Turning to the 1850 census, I could see that my third great grandparents, James and Betsy Ganus did have a son named James. Their oldest son, my second great grandfather, John was 22 at the time, but James, a much younger brother was only 11. In between John and James were brothers David, who was 16 and Jackson (William Jackson) who was 12, along with sisters Margaret and Rebecca, and then some additional younger siblings, so I find it interesting that James, or “Jim” was the only sibling named on that paper.
Jim’s formal name was James W. and he was born Nov 1841, likely in Fayetteville, Georgia. On the 31st of August in 1862, at the age of 21, James enlisted in the Confederate Army and served with the 44th Georgia Regiment. From James’ Civil War discharge certificate we learn that he was six feet tall, had a fair complexion, blue eyes and light hair. I love knowing what he looked like.
|Battle of Sharpsburg fought September 17, 1862
near Sharpsburg, Maryland
Picture by Kurz & Allison
I wonder how James’ parents felt when they learned that he had been shot in the right arm at The Battle of Sharpsburg, which was known as the bloodiest single-day battle of the Civil War. James was treated and remained with his regiment until he was discharged on July 3, 1863. I also wonder if James realized how fortunate he was to have survived a gunshot wound during a time when the medicine practiced was relatively primitive and when so many died of infection. His record did indicate that at his release he was partially blind due to sickness contracted while in the service. It went on to state that at that time that James was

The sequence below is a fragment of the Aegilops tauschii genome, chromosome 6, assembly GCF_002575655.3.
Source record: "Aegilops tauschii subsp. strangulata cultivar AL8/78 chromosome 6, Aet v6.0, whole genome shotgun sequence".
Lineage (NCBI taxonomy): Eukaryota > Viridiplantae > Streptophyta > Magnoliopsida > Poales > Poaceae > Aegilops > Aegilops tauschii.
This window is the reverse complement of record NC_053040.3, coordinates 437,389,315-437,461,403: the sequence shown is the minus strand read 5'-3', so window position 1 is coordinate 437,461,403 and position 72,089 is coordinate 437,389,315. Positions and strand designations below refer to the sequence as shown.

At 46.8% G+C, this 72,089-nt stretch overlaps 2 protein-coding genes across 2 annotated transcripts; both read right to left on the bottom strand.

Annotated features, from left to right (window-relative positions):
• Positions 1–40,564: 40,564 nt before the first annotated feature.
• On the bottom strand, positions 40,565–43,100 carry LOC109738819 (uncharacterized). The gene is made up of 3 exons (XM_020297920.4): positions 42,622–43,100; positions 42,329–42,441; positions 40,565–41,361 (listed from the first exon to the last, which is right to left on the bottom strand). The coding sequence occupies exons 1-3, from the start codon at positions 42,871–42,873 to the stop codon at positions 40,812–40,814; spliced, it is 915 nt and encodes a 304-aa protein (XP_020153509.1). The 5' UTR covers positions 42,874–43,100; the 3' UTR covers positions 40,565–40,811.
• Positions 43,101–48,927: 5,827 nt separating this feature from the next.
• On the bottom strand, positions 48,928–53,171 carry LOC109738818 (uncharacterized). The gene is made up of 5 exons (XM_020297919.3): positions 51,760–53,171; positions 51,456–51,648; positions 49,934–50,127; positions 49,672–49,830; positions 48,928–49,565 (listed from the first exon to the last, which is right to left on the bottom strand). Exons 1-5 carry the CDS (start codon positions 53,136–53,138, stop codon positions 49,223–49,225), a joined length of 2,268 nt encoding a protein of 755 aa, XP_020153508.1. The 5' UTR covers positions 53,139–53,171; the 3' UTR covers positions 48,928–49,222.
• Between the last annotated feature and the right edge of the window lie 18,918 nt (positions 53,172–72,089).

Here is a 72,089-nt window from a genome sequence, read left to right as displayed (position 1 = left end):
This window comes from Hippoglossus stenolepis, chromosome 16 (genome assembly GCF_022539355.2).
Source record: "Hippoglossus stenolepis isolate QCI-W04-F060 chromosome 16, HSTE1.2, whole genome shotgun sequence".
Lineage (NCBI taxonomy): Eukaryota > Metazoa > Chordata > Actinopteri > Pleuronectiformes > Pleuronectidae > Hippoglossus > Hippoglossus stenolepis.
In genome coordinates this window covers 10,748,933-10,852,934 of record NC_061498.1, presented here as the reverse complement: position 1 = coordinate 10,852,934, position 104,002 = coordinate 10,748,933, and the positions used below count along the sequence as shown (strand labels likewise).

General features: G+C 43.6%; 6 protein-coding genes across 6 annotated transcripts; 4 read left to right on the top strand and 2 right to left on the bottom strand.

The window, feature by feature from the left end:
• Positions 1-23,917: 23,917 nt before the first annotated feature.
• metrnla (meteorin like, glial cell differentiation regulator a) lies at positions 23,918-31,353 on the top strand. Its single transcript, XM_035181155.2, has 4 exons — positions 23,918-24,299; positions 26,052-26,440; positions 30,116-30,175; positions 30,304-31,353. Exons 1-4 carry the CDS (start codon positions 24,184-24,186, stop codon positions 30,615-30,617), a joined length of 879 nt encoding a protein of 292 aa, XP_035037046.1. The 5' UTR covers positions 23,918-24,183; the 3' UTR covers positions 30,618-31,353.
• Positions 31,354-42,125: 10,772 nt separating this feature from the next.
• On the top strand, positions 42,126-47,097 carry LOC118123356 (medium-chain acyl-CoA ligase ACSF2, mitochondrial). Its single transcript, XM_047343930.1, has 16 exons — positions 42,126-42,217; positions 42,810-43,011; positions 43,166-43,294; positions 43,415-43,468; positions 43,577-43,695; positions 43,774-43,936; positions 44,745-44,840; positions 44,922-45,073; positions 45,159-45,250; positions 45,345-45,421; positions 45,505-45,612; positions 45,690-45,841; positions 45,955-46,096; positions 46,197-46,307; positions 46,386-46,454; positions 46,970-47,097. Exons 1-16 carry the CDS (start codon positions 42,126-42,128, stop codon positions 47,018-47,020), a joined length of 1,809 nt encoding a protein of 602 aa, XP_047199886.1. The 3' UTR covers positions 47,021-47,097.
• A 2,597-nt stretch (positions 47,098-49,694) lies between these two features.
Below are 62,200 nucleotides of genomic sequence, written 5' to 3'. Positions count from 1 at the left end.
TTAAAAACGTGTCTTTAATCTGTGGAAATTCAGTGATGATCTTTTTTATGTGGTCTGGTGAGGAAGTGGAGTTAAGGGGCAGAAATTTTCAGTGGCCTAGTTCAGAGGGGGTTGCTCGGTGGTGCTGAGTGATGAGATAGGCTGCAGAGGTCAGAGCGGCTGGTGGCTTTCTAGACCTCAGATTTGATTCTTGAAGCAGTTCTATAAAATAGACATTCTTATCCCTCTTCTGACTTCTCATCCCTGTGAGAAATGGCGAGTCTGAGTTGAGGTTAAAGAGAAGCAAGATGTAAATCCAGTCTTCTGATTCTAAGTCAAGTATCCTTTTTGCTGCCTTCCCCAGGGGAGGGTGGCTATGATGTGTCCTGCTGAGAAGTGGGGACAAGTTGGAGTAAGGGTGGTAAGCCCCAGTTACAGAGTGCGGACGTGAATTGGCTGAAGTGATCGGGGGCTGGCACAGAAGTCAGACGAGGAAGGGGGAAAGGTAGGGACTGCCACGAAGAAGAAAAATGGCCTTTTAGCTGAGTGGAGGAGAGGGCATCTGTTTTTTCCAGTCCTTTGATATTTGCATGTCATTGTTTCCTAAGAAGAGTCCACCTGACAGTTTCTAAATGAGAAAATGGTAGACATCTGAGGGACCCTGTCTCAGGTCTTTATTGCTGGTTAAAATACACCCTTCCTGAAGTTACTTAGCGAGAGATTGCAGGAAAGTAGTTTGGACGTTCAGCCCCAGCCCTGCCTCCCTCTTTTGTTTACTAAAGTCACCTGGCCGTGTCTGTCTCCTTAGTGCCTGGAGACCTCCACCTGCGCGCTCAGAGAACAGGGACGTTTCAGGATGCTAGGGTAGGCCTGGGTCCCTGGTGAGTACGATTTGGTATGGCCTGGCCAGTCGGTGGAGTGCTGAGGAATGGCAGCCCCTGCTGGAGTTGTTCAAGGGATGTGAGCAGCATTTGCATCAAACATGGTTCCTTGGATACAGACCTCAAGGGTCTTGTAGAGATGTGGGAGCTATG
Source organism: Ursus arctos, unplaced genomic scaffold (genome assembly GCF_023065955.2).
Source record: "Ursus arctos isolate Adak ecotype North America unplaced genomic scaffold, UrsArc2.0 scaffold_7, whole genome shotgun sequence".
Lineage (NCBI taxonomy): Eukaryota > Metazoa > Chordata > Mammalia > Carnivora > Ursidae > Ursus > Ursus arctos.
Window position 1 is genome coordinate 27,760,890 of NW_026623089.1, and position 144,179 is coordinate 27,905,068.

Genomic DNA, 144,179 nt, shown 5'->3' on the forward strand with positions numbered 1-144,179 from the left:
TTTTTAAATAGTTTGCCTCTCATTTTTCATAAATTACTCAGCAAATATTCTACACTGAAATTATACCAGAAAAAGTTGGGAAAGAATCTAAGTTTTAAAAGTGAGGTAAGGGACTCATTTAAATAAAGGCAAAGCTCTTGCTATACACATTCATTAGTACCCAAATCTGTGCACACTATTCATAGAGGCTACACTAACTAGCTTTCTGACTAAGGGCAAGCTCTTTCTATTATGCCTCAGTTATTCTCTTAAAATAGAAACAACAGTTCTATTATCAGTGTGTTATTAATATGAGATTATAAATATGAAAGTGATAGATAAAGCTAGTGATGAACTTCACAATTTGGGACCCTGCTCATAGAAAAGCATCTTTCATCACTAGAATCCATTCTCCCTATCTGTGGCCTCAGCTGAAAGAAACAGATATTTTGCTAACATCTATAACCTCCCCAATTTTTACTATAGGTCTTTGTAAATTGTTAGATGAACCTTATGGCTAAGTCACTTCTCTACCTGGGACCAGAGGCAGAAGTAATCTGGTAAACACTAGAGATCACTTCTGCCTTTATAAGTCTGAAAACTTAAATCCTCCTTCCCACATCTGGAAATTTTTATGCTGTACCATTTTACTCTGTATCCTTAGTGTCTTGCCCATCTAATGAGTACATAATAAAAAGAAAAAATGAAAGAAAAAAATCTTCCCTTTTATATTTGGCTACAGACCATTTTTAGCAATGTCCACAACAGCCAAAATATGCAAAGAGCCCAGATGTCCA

“so blind he cannot see to read or distinguish one person from another at ten paces. Is unfit for duty in any depart. of government.”
My heart goes out to him, knowing that he was so blind he was considered unfit for duty and yet he would return home and would need to provide for himself and his family for the rest of his life.
|Tallapoosa, Haralson County 1890
From Vanishing Georgia used with permission